If you hit the ball well, but suffer from consistency in your shot direction or shape, you may be suffering from alignment problems at address. This is an extremely important but very underrated factor in the golf swing, and most amateurs pay far too little attention to getting it right. Are your feet, hips, shoulders, and clubface aligned properly for each shot? Here’s a short test that will help you find out:
First, are your feet lined up parallel to the target line? This one is easy. Just address the ball as if you were going to hit a shot, then put a longish iron on the ground so that the shaft touches both of your toes. Then take another iron and carefully line it up just behind the ball with the grip end of the shaft pointing toward the target.
Now, step back and see if the shaft by your feet is parallel with the shaft behind the ball. If the shaft points to the left (for right handers) then you will tend to swing on an outside to in swing path, which will predispose you to hitting pulls, fades, slices. If the shaft points to the right of parallel, then you will tend to push, hook, or draw.
Second, check your hips and shoulders. This is a little tougher. Leave the clubs from step 1 in place and address the ball again. Have a friend stand behind you and lay a club across your hips and shoulders to tell where they are lined up. If they are pointing left or right of parallel to the target line the same problems from step 1 apply.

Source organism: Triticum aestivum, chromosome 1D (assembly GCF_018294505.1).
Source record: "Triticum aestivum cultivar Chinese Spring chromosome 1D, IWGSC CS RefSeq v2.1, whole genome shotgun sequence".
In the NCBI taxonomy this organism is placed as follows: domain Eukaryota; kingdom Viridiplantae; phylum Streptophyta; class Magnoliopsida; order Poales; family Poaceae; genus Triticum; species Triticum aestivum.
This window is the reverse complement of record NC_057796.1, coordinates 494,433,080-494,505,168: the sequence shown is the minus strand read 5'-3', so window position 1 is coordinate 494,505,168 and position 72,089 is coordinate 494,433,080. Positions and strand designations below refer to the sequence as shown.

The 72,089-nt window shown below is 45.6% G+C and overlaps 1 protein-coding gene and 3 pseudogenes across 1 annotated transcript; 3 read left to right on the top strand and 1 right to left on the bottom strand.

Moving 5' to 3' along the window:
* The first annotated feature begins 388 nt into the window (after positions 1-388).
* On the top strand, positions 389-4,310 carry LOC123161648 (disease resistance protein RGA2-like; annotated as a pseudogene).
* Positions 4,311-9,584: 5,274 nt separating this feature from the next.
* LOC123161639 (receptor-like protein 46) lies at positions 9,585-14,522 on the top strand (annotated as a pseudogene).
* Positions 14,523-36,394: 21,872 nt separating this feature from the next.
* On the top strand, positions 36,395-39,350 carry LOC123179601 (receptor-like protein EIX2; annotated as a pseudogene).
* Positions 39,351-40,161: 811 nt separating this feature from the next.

Third, check your clubface. Believe it or not, this can be the toughest one. Tape a 12″ plastic ruler or other straight object to the clubface and then address the ball normally. This will exaggerate any errors and tell you where you are aiming. If the clubface is aimed left of square (closed) you will tend to hook and if it is aimed right (open) you will tend to slice, depending on your grip and other factors in your swing.
Now, if the results of this test show that your alignment needs work, I suggest you check out some golf training aids that are designed to help you line up correctly. Several affordable training aids are available that really make practicing your alignment easy. Here are some tips for finding a golf training aid that will maximize your results.
1. Make sure the golf training aid is easily portable and easy to set up. If it’s not convenient to use, you won’t use it.
2. Get one that not only has a ‘T’ setup for aligning your feet and ball position, but also includes a mirror that will help you get your hips, shoulders, and head position right. Otherwise, why bother?
3. Use the golf training aid whenever you hit at the range, but make sure you practice without it as well. Hit 10 shots with, 10 without and alternate. Develop a feel for setting up square without the device, since you can’t use it on the course.
If you get a good golf training aid and use it consistently, you should see rapid improvements in your direction and ball striking consistency. Good luck!